So, AI can write a novel. Can it autocomplete my chores?

We don’t know exactly when human beings started speaking, but we do know that we’ve been writing things down, in one form or another, for thousands of years. At some point, though, it seems we got fed up. The human mind was not enough for us – we needed to find someone or something else to communicate with; something to take our words and spit them back in a new way.

As AI technology gets better and better at writing, why are we using it to generate tweets and short stories when we could be outsourcing the dull parts of our jobs?Credit:Matt Davidson (digital treatment)/AdobeStock

Recently, it has felt like text generated by artificial intelligence is everywhere. Programs like ChatGPT allow users to enter a question or a prompt and be met with rapidly generated content. Farewell speeches, the great Australian novel, even a sitcom scenario starring your favourite computer game characters – if you can imagine it, the program can deliver, though the quality may vary.

We did actually give the novel thing a go. Here’s what it came up with:

“The sun beat down on the dusty outback of Australia, baking the red earth and casting long shadows across the landscape. In the distance, a lone kangaroo hopped across the horizon, its powerful legs propelling it forward with graceful ease.”

So, based on that, it looks like our novelists might still be in work for at least a few more months.

Communicating with machines is nothing new. “The granddaddy is a program called ELIZA that was written back in the 1960s,” says Toby Walsh, professor of AI at the University of NSW.

Designed by Joseph Weizenbaum to act like a psychotherapist, “it was actually a very simple idea – it would just take whatever you said and turn it back into a question”.

Though ELIZA did manage to fool a lot of people, technology has improved since then – yet the recent leaps and bounds have taken Walsh, who has worked in the field for 40 years, by surprise.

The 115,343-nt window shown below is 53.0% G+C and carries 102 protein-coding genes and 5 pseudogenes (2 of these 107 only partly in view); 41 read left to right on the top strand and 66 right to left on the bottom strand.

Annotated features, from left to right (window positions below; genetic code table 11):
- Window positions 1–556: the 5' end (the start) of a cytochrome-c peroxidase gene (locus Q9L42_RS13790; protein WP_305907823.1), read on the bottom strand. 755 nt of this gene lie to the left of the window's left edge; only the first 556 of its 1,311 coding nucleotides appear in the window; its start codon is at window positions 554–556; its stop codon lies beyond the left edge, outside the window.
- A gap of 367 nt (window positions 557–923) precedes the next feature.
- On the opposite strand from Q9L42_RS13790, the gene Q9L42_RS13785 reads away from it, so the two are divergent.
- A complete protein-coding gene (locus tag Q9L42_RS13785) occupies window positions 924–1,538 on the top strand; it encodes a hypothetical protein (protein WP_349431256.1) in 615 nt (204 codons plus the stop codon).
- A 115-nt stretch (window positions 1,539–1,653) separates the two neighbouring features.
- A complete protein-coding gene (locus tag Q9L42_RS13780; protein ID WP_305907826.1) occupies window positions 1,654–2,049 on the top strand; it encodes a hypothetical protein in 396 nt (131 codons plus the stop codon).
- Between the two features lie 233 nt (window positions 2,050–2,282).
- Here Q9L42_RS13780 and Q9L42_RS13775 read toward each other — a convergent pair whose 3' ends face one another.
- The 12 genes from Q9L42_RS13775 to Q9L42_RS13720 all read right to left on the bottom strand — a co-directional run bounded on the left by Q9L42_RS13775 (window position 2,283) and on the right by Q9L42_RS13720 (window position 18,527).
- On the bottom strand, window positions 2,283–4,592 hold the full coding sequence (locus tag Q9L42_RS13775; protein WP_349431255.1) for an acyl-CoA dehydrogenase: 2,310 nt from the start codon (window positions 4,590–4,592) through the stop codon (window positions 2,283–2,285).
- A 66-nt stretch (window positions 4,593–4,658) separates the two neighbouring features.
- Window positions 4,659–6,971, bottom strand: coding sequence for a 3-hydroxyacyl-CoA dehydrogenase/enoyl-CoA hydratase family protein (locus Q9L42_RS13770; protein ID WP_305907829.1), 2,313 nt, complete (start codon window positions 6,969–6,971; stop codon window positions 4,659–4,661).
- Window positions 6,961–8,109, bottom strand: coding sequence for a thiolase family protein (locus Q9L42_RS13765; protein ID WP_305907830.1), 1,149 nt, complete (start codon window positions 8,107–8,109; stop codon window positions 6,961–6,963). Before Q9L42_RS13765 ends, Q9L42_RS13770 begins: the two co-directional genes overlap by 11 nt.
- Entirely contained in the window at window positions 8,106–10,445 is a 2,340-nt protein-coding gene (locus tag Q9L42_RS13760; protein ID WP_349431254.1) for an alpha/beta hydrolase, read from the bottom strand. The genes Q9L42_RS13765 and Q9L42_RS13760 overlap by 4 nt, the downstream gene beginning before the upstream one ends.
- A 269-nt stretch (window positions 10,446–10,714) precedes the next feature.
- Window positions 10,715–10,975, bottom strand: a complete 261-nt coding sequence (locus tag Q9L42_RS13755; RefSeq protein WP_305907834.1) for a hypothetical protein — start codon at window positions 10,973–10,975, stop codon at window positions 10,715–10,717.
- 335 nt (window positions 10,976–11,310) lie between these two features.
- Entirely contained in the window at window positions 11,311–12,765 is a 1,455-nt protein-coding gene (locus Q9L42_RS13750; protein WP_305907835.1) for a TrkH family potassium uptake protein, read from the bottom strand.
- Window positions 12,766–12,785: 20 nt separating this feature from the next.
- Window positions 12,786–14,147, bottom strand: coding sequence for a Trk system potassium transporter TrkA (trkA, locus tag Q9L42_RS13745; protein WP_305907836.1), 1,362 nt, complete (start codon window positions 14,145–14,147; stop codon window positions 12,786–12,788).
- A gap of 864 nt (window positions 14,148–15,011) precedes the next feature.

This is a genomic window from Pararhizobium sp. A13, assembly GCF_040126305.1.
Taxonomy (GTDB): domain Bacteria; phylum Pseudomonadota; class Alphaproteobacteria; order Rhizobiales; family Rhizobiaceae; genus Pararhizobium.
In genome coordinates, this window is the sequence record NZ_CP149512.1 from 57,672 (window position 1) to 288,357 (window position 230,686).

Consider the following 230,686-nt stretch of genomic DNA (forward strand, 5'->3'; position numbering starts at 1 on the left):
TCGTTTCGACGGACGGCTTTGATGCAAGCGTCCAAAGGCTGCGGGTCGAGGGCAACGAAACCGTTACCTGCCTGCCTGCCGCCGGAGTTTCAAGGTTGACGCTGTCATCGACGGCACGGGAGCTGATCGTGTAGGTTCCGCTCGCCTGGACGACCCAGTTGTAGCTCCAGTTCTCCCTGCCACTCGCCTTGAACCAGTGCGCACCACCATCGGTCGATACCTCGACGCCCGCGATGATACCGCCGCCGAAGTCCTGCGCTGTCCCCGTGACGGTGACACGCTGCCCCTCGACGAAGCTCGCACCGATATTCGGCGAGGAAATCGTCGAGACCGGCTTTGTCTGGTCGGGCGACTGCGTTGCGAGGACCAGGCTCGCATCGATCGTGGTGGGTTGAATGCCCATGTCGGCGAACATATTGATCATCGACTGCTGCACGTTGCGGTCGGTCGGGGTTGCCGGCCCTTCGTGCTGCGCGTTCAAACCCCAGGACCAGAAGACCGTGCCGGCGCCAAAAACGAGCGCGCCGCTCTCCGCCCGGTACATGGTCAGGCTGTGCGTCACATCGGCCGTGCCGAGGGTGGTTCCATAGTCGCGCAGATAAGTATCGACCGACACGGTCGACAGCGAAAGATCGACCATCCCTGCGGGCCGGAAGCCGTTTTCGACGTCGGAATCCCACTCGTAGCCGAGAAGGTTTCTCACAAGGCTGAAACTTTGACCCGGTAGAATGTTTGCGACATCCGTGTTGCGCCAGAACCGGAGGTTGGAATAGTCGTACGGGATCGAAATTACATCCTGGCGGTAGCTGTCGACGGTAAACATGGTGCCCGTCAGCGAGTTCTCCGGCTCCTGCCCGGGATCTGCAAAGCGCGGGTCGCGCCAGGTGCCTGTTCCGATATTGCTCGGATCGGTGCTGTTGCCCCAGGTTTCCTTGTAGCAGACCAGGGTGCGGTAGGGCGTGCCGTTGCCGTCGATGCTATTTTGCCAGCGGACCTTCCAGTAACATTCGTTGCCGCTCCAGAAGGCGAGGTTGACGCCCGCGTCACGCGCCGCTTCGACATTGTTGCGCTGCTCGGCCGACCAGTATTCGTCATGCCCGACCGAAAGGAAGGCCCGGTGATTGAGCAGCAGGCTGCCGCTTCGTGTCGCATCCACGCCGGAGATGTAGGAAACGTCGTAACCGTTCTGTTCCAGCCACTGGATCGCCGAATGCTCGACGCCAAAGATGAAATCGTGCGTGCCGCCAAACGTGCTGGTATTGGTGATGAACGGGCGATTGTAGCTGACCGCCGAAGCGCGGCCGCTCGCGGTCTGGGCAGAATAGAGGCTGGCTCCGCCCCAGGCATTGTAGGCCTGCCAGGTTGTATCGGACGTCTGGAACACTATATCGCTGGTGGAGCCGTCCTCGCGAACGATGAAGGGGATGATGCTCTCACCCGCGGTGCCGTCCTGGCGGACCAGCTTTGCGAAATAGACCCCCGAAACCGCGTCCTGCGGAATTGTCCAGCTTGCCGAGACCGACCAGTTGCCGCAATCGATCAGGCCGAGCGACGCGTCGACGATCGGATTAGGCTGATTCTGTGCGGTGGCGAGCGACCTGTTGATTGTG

The state of affairs

One of the most prominent text-generating programs is ChatGPT. “It’s autocomplete, like on your phone, but on steroids,” he says.

For autocomplete, “they’ve taken a dictionary of words and their frequency and trained it to what is the most probable letter and word that’s going to finish what you’ve typed. ChatGPT and GPT3 are very similar, but at a much greater scale – and they’ve not taken the dictionary, they’ve taken the whole internet. So it can complete not just the word, it can complete the sentence, the paragraph”.

Wielded correctly, using programs that can generate natural-sounding text should mean that we can skip over life’s boring bits. “We’ve always used tools to amplify ourselves. What’s new is that instead of having tools that can amplify our muscles, we’ve got tools now that can amplify our minds,” says Walsh.

How is it being used already?

When I told a colleague about this article, his first question was “but won’t students use it to cheat?”. The short answer is: yes, of course. The longer one is: they already are. With simply a prompt, these programs can generate convincing essays, rendering the last-minute all-nighter potentially a thing of the past. There are programs designed to detect this kind of cheating, by picking up regularities in the words used and the rhythms. “The problem here is it’s always an arms race,” says Walsh. “And you’re never ultimately going to win the arms race.” As soon as a checking program is developed, it’s used by the teams working on the text-generating programs to improve the text it puts out. And so on and on it goes.